- Worker who was put on leave is back on job in a new department
- Theme-park owner says company was facing `credible threats'
SeaWorld Entertainment Inc., under attack from animal rights groups opposed to the breeding and captivity of whales in theme parks, said employees will no longer pose as activists and that the worker who did so remains with the company.
“Following the completion of an investigation conducted by independent outside counsel, the board has directed that the company’s management team end a practice in which certain employees posed as animal rights activists,” the company said Wednesday on its blog.
People for the Ethical Treatment of Animals said in July that SeaWorld employee Paul McComb masqueraded as an animal-rights activist for three years, holding anti-SeaWorld signs in front of the company’s San Diego theme park and getting hauled away by police during a protest at the Rose Parade in Pasadena, California, in 2014. SeaWorld said last year such activity isn’t consistent with the company’s values and put the worker on leave.
SeaWorld said on its blog that McComb remains an employee in a different department and is no longer on leave. The company said it will strengthen oversight and controls and has retained Freeh Group International Solutions LLC to evaluate current practices and develop new policies and standards to ensure best practices companywide.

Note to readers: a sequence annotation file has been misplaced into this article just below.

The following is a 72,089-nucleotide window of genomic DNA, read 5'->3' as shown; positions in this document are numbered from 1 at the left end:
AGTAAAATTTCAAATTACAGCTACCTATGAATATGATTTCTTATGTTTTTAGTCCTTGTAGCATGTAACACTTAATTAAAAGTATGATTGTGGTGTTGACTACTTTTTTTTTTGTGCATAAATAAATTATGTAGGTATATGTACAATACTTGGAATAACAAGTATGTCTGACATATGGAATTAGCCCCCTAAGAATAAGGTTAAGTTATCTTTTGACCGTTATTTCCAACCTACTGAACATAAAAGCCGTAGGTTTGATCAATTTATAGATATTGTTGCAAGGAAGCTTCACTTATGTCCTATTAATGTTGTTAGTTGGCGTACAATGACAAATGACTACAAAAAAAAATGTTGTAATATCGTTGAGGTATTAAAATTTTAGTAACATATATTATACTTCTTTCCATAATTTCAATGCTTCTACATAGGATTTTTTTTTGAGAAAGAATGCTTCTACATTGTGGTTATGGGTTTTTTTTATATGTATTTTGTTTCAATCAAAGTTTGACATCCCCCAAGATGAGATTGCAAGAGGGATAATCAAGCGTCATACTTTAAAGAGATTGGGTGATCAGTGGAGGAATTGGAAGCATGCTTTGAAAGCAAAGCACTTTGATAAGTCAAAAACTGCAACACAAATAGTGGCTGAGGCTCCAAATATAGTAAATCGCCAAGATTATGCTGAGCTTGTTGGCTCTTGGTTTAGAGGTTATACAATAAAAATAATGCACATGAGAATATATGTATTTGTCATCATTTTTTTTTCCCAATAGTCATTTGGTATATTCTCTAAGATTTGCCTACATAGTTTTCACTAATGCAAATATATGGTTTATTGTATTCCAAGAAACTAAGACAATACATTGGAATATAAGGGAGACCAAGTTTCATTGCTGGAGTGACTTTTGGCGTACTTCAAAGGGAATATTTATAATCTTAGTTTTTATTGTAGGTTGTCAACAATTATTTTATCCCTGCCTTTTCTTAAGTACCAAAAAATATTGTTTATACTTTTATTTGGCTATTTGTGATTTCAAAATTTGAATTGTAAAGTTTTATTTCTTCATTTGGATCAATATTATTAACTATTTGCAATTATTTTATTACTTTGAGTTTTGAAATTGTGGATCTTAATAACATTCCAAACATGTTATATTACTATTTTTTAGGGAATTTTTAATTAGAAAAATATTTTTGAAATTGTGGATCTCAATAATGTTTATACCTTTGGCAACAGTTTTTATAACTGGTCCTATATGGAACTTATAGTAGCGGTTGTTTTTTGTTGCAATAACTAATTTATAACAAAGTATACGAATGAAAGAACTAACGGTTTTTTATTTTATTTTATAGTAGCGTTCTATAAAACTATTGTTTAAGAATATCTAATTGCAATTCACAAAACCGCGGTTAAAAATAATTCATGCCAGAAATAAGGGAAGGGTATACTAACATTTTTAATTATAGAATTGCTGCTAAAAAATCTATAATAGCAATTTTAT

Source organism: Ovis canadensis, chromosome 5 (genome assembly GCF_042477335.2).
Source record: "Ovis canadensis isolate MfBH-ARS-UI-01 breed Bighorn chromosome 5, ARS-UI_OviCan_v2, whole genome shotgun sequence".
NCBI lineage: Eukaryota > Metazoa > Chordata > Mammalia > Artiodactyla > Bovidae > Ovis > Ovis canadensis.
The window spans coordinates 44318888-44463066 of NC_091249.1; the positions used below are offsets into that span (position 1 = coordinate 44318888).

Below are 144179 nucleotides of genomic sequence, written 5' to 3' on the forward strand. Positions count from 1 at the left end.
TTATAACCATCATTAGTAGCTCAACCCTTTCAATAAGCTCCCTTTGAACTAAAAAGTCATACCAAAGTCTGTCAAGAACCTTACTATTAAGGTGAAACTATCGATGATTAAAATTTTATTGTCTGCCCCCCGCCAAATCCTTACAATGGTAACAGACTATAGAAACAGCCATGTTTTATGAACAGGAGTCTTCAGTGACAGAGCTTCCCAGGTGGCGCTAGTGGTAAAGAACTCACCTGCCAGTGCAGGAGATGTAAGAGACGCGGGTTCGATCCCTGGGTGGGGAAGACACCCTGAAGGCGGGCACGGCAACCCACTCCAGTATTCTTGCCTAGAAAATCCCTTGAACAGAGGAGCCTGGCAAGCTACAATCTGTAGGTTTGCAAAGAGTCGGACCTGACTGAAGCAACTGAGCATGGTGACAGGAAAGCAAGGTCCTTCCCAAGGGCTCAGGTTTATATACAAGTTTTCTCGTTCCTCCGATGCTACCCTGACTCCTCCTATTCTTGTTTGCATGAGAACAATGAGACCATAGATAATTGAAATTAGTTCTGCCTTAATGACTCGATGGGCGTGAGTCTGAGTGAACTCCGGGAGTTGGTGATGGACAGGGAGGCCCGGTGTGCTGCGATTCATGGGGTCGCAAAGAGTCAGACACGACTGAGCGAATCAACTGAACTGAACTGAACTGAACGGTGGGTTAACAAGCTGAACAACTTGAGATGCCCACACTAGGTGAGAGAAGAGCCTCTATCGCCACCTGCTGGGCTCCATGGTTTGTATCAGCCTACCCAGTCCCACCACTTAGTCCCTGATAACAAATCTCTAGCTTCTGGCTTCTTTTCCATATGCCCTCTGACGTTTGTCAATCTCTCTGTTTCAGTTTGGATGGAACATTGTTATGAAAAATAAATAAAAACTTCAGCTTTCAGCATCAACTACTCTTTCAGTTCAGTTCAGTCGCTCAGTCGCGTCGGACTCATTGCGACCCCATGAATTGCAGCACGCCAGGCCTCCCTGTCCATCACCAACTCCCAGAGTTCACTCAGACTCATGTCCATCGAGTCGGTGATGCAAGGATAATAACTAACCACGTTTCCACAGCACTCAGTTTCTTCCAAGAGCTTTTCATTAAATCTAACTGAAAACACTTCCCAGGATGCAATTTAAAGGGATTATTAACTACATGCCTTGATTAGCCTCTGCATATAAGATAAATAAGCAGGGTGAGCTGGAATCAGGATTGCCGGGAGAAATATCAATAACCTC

SeaWorld should “modernize its business with coastal sanctuaries and virtual reality displays instead of building more roller coasters and dolphin prisons,” PETA Executive Vice President Tracy Reiman said in a statement Thursday. “The tawdry orca sideshows and despicable spying tactics are sinking SeaWorld’s ship.”
The theme-park operator said the steps it took represented “efforts to maintain the safety and security of company employees, customers, and animals in the face of credible threats that the company had received.”
Separately Thursday, SeaWorld posted a loss in the fourth quarter that was wider than analysts’ estimates, sending the shares down as much as 12 percent in their biggest intraday drop in more than three months. The stock fell 11 percent to $17.57 at 12:19 p.m. in New York.
The 11 cent-a-share loss, excluding some items, compared with the 10-cent loss average of projections compiled by Bloomberg. Revenue rose 1.3 percent to $267.9 million, edging out the average estimate of $267.8 million.